After a few simulator missions, you should finally get the hang of flying a
fighter.

In the simulator and in actual combat, you will notice that the graphics
and graphic detail are very good for an Amiga game.  All of the ships are
made up of many polygons and have animated objects such as engine flare.
There can be lots of objects on the screen at once: up to eleven fighters,
as well as satellites, space stations, destroyers, cruisers, freighters,
laser fire, missiles, shield hit effects, beam weapons, and asteroids.  The
action between multiple fighters and capital ships present in some missions
may rival that in Lucasarts' X-Wing (although it is not near the action
level of TIE Fighter).  Accompanying the visual atmosphere is a small
amount of speech samples which I was quite surprised to discover were
included in the HD version.  Imagine my surprise to hear a doomed pilot
gasp, "OH SHIT, I'M HIT!" for the first time.   And this game was rated
acceptable for 3-10 year olds by ELSPA?!?!  Oh, the horror...  There's no
way to turn speech off if you get sick of it, but personally I don't think
a 'quiet' function is necessary.

The speed of the graphics engine is also worth noting.  With many of the
aforementioned objects on the screen at once, it can still be playable on a
A1200 + Fast RAM.  The polygons can be set on high or low detail if the
game does start to slow down.  Even on low detail you can still identify
individual ship silhouettes.  It is unfortunate that the programmers did
not include texture mapping as a detail option for A4000 or accelerator
owners, though, as they did for MS-DOS.

During a fight, your wingmen will do (and say) things that fit their
personalities.  Each pilot has a rating for piloting, laser shooting,
missile shooting, courage, and discipline.  Cowardly pilots will run away
sooner, which may cause you to be overpowered, but courageous pilots will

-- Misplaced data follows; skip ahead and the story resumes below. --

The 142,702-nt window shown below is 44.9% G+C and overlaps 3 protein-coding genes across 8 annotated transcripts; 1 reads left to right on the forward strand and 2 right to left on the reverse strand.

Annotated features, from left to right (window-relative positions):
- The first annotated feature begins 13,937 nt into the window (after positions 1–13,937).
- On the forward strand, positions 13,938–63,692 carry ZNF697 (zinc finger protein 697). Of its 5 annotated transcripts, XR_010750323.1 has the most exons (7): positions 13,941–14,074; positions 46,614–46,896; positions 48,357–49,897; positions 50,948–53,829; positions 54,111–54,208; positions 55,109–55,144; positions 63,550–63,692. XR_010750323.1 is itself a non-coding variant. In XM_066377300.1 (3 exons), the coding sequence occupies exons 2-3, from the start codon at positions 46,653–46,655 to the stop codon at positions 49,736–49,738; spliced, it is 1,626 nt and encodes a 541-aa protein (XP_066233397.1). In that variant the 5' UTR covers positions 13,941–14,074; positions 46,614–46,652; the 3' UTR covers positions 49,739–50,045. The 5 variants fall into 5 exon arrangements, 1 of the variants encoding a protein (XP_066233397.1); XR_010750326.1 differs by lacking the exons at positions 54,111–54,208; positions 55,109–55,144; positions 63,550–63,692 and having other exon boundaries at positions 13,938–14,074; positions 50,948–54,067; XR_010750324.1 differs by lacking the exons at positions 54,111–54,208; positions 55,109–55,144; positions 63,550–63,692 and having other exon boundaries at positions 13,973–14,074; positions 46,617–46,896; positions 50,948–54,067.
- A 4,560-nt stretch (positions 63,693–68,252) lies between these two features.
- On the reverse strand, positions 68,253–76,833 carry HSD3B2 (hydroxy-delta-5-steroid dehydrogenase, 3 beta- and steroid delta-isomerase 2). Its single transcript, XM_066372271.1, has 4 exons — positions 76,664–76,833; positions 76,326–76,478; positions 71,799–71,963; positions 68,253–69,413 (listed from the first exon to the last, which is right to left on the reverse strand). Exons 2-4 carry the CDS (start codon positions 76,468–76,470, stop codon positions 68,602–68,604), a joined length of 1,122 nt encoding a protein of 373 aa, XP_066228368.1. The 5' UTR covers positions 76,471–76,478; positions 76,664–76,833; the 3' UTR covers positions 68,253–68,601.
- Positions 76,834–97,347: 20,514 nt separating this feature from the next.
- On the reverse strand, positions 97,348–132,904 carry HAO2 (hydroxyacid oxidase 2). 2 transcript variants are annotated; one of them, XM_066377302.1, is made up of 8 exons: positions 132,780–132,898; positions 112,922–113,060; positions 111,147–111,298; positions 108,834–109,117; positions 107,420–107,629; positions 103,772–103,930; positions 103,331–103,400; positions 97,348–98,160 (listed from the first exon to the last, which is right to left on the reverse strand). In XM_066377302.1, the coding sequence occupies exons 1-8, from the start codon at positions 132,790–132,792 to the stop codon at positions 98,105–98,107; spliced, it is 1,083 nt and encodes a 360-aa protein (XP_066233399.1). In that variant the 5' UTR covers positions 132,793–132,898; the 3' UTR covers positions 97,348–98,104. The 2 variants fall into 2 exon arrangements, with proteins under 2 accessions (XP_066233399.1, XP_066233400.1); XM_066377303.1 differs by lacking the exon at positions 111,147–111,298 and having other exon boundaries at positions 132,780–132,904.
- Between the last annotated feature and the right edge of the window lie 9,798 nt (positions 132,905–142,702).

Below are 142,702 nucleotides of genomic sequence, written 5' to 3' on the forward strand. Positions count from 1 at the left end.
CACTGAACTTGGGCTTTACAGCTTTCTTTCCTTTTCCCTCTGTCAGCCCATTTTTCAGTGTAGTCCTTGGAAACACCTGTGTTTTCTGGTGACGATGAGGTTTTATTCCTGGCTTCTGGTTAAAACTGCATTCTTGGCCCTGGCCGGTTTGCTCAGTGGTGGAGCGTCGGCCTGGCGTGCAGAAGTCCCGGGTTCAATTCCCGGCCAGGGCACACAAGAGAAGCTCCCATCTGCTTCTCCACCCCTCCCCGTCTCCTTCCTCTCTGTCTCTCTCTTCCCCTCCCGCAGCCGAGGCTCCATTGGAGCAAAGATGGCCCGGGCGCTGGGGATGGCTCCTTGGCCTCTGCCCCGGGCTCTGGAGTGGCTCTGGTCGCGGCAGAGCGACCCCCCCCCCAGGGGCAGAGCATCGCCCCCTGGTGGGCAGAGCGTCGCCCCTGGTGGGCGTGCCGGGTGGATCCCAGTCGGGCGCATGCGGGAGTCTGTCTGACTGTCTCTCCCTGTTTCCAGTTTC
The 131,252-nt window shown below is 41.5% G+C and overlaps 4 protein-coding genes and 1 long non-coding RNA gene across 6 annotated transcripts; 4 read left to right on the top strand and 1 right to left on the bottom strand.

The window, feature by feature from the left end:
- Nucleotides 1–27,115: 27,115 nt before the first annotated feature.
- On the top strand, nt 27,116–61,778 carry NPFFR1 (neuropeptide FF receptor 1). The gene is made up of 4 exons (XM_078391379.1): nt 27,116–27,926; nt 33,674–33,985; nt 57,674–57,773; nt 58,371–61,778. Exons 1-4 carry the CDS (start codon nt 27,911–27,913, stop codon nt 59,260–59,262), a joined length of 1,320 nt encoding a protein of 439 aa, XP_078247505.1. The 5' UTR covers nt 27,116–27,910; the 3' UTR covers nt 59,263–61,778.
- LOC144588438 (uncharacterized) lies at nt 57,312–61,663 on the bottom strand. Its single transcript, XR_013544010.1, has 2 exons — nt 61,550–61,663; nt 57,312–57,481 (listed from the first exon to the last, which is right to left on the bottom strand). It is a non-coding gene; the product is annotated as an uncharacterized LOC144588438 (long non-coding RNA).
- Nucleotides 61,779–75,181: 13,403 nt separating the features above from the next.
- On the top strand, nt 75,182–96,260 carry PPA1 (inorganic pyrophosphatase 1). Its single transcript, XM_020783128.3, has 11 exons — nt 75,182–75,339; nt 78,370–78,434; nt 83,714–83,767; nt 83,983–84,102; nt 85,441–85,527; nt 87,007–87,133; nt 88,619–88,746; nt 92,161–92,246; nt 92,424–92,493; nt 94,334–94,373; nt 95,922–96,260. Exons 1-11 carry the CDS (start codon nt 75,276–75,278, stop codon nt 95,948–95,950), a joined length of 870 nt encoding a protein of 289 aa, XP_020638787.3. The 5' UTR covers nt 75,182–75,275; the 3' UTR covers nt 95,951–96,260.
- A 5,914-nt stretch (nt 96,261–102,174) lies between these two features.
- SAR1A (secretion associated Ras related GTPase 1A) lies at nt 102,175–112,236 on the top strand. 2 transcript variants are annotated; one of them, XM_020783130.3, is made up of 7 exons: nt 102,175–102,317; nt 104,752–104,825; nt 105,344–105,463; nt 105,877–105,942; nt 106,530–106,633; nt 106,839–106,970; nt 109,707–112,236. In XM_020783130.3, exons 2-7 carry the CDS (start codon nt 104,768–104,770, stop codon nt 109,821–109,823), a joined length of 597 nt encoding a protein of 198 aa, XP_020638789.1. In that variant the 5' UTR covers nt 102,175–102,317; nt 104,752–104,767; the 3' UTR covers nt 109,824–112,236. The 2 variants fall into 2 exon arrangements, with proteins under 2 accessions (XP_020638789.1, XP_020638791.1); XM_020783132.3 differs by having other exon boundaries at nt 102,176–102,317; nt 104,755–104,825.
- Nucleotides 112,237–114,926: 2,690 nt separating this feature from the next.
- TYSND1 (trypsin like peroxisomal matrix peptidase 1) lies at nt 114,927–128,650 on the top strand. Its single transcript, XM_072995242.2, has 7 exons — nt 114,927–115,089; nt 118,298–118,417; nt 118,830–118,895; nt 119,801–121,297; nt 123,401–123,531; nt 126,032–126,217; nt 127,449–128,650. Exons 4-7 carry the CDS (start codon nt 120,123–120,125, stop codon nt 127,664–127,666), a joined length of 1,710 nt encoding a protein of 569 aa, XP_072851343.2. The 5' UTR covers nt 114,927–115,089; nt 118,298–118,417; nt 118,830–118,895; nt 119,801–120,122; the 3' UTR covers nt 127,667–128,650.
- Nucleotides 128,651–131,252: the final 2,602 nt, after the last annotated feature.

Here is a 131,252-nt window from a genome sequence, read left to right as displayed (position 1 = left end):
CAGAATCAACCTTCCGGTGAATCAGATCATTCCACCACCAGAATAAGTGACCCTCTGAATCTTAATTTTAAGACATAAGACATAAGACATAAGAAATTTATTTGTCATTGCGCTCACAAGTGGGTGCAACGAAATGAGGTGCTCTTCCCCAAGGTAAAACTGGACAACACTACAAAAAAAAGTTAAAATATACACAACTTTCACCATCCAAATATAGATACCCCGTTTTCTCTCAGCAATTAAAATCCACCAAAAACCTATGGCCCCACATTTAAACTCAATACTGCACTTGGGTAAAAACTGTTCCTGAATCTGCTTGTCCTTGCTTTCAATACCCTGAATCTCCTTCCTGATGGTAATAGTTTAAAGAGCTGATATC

die sooner for their bravery (leaving you short a pilot and a ship, both of
which are difficult to replace).  Disciplined pilots will follow orders...
usually.  Some pilots seem to have special personalities.  Kayla Brool, for
example, has exceptional skills in all categories, but she still won't
follow orders all the time.  She also has a phobia about fellow pilots
stealing her kills, and she'll always whine about it.

Star Crusader has a feature called "Power Management".  It is similar to
X-Wing's power control: the pilot can assign priority to certain systems so
that they work better.  It is more complex that X-Wing's, in that each ship
has different power levels for each system.  Some systems will work when
getting less power, while others (like the all-important repair system)
will not work at all.  You can overcharge your lasers and shields to
increase their effectiveness, but this will cause permanent damage to those
systems.

Other good things: NTSC or PAL switch is coded into the game, and there are
intermission scenes featuring rendered characters and full speech (on the
HD version!).  The latter may be a disadvantage on certain systems, as the
intermissions are 10MB of the 15MB game directory.

All this stuff sounds great, except for the control system...  so what's
the bad news?

First of all, the game is missing many of its advertised features.  The
most obvious feature missing is the texture mapping, but that was to be
expected.  The most anticipated feature of Star Crusader is missing also,
though, and that is unforgivable.  YOU CAN'T CHOOSE YOUR SIDE!  In press
releases, in ads, and in the manual GameTek claimed that you could fly for
the Gorene Empire or be a Gorene rebel.  Not on the Amiga HD version.
Perhaps it's a bug.

You see, there's a mission in which your officers are ordering you to do
allow the death of the enemy and rebel leaders, and the enemy leaders and
your friends who have joined the rebellion are begging you to save them by
destroying a robotic explosives ship.   This is supposed to be the mission
where you make your big decision.  But no matter what you do, you praise
the Gorenes in an intermission and end up on the Gorene Empire's new base.